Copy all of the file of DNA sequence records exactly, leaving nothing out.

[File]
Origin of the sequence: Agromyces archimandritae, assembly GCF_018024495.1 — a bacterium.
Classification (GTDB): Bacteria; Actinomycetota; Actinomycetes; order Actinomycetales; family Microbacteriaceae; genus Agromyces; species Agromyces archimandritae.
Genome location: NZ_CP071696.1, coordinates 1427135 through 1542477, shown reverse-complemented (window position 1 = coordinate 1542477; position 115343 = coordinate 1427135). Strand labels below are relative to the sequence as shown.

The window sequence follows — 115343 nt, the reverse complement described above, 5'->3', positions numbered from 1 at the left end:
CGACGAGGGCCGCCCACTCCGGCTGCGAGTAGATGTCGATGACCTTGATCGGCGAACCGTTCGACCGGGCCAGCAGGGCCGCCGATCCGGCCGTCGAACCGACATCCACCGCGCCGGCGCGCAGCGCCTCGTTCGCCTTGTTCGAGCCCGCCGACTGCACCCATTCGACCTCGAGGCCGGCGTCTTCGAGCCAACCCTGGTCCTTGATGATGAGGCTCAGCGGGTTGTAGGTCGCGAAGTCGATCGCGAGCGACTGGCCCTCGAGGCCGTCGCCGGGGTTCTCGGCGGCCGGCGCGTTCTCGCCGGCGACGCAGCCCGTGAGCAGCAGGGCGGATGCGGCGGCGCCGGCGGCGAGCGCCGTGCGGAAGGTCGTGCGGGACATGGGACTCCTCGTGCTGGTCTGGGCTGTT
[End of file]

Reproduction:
Origin of the sequence: Agromyces archimandritae, assembly GCF_018024495.1 — a bacterium.
Classification (GTDB): Bacteria; Actinomycetota; Actinomycetes; order Actinomycetales; family Microbacteriaceae; genus Agromyces; species Agromyces archimandritae.
Genome location: NZ_CP071696.1, coordinates 1427135 through 1542477, shown reverse-complemented (window position 1 = coordinate 1542477; position 115343 = coordinate 1427135). Strand labels below are relative to the sequence as shown.

The window sequence follows — 115343 nt, the reverse complement described above, 5'->3', positions numbered from 1 at the left end:
CGACGAGGGCCGCCCACTCCGGCTGCGAGTAGATGTCGATGACCTTGATCGGCGAACCGTTCGACCGGGCCAGCAGGGCCGCCGATCCGGCCGTCGAACCGACATCCACCGCGCCGGCGCGCAGCGCCTCGTTCGCCTTGTTCGAGCCCGCCGACTGCACCCATTCGACCTCGAGGCCGGCGTCTTCGAGCCAACCCTGGTCCTTGATGATGAGGCTCAGCGGGTTGTAGGTCGCGAAGTCGATCGCGAGCGACTGGCCCTCGAGGCCGTCGCCGGGGTTCTCGGCGGCCGGCGCGTTCTCGCCGGCGACGCAGCCCGTGAGCAGCAGGGCGGATGCGGCGGCGCCGGCGGCGAGCGCCGTGCGGAAGGTCGTGCGGGACATGGGACTCCTCGTGCTGGTCTGGGCTGTT